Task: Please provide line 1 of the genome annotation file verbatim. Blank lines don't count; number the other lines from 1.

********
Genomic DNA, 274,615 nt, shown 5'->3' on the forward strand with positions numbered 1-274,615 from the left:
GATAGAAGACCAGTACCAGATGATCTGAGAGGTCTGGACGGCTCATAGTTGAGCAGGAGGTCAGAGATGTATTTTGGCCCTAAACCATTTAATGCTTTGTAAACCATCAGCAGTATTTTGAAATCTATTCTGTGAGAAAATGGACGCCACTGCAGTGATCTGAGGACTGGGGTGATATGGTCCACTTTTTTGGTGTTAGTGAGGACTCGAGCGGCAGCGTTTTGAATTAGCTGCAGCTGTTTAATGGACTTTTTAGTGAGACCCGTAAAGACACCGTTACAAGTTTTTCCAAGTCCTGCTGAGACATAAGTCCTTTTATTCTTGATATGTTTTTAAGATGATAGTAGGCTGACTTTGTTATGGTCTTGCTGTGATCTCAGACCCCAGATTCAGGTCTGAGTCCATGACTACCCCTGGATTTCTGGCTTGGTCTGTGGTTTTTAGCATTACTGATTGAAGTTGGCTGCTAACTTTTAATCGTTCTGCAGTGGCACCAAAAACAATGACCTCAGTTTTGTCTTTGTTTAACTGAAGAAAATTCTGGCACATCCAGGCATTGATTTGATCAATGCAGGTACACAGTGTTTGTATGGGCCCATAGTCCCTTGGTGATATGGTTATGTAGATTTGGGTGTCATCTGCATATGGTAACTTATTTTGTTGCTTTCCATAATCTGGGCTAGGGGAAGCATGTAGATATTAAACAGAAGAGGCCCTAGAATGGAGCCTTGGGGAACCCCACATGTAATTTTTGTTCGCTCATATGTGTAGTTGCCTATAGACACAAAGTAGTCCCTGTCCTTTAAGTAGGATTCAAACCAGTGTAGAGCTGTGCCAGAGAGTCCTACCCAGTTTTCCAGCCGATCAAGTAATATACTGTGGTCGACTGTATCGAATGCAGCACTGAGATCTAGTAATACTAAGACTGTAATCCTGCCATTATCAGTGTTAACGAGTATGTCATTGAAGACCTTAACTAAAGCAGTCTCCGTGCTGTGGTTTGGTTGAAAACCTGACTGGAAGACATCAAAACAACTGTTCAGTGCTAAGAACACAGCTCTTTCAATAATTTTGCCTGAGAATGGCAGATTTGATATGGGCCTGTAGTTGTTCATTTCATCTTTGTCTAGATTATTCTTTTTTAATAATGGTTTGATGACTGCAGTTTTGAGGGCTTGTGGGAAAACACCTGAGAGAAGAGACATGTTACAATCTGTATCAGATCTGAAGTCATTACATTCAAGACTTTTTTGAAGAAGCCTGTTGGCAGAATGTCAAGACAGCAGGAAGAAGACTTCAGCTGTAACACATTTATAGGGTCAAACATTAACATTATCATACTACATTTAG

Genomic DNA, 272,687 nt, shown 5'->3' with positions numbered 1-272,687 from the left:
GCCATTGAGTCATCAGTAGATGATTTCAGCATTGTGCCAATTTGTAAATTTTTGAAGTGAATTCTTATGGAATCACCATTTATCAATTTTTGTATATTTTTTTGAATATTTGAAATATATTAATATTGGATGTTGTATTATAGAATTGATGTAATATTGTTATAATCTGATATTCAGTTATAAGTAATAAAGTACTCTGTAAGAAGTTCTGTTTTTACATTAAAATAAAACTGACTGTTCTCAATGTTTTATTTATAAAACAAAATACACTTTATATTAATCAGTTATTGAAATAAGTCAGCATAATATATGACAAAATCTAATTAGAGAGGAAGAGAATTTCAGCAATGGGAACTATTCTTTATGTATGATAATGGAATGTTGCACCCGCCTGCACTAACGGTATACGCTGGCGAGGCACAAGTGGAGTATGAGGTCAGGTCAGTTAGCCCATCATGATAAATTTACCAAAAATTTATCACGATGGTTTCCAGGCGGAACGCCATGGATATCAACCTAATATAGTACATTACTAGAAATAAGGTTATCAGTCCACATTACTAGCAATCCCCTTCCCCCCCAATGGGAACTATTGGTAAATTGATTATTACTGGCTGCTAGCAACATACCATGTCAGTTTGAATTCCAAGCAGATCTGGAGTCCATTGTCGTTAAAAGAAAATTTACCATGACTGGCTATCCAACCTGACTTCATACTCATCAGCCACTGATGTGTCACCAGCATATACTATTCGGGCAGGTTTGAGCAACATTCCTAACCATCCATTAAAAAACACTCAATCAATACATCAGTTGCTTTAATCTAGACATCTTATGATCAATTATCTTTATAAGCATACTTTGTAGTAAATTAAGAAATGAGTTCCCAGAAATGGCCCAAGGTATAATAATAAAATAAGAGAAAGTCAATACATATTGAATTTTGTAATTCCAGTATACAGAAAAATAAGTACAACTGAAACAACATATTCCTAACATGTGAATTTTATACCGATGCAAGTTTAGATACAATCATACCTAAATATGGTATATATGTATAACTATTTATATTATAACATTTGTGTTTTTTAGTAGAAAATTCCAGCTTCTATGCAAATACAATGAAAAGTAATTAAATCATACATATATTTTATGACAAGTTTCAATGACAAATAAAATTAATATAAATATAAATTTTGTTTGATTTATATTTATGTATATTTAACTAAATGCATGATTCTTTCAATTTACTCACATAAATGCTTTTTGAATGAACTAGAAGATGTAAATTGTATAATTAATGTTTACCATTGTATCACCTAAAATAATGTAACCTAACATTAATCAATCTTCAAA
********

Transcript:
Genomic DNA, 274,615 nt, shown 5'->3' on the forward strand with positions numbered 1-274,615 from the left: